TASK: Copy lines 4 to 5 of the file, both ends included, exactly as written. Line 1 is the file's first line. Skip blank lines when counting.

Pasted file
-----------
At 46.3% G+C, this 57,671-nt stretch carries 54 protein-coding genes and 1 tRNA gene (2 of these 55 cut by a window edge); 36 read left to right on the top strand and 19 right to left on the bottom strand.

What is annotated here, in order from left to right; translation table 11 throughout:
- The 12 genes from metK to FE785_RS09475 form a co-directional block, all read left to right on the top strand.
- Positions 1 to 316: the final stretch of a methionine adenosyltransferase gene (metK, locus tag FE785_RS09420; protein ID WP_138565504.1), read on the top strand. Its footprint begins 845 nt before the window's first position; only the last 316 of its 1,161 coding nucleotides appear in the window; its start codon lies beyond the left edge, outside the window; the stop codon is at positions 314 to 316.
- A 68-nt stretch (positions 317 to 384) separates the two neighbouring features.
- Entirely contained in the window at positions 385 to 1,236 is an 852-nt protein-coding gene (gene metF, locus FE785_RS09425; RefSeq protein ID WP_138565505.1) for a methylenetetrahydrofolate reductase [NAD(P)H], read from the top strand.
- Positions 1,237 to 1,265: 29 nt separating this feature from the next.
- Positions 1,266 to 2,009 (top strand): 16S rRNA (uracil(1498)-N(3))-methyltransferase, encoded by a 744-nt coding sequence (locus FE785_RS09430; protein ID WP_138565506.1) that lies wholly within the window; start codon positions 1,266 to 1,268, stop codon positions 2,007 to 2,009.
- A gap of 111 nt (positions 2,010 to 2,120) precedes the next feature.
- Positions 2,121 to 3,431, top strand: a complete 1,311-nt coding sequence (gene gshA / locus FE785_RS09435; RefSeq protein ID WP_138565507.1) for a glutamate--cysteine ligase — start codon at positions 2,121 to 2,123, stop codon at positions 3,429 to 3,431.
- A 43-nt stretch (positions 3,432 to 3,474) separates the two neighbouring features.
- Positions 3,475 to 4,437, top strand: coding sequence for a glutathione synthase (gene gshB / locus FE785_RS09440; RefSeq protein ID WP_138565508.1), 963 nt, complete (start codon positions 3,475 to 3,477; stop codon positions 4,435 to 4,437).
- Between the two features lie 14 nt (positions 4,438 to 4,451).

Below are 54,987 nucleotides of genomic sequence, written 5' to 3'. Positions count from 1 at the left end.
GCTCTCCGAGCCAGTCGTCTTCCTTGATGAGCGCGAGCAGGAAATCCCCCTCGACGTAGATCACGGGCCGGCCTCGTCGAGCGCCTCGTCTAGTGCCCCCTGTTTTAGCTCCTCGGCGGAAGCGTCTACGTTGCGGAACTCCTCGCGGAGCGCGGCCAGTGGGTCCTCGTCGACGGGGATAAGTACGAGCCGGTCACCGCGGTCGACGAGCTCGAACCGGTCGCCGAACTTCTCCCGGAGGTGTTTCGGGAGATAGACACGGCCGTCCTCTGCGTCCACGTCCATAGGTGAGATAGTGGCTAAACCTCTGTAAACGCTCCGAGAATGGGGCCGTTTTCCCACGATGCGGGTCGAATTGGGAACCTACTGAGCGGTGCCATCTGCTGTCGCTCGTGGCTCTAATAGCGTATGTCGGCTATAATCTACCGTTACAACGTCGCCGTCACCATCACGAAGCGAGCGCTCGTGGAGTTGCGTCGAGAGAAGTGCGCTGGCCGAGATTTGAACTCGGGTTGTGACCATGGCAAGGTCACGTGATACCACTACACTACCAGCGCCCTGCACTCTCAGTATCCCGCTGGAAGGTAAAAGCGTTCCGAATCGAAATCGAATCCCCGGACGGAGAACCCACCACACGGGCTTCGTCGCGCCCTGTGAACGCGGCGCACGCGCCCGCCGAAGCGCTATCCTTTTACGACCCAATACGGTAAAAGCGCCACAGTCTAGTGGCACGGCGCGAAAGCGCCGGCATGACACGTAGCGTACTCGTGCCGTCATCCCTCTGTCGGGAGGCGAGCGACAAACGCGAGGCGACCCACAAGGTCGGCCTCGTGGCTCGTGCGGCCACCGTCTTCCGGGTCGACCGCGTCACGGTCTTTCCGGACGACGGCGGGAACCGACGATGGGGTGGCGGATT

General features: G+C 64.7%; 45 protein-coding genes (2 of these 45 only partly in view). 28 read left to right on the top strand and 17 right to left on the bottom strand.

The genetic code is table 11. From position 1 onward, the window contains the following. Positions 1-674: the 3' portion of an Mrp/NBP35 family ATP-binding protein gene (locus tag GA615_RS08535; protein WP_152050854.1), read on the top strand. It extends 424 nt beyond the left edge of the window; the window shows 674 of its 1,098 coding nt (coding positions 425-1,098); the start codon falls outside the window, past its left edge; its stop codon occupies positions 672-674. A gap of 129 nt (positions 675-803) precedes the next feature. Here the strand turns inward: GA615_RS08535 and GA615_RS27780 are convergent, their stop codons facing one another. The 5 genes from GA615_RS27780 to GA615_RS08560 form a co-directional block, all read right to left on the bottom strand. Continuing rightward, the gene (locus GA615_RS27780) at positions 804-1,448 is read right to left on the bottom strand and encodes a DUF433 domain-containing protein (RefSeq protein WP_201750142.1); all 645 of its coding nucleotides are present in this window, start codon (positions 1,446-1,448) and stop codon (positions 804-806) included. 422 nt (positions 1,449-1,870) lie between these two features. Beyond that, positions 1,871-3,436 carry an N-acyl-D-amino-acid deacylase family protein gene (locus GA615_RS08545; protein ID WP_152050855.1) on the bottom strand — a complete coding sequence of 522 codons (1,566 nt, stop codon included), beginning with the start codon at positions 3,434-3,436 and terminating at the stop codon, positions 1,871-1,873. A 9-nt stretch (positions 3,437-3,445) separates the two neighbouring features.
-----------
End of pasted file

- Positions 1 to 316: the final stretch of a methionine adenosyltransferase gene (metK, locus tag FE785_RS09420; protein ID WP_138565504.1), read on the top strand. Its footprint begins 845 nt before the window's first position; only the last 316 of its 1,161 coding nucleotides appear in the window; its start codon lies beyond the left edge, outside the window; the stop codon is at positions 314 to 316.
- A 68-nt stretch (positions 317 to 384) separates the two neighbouring features.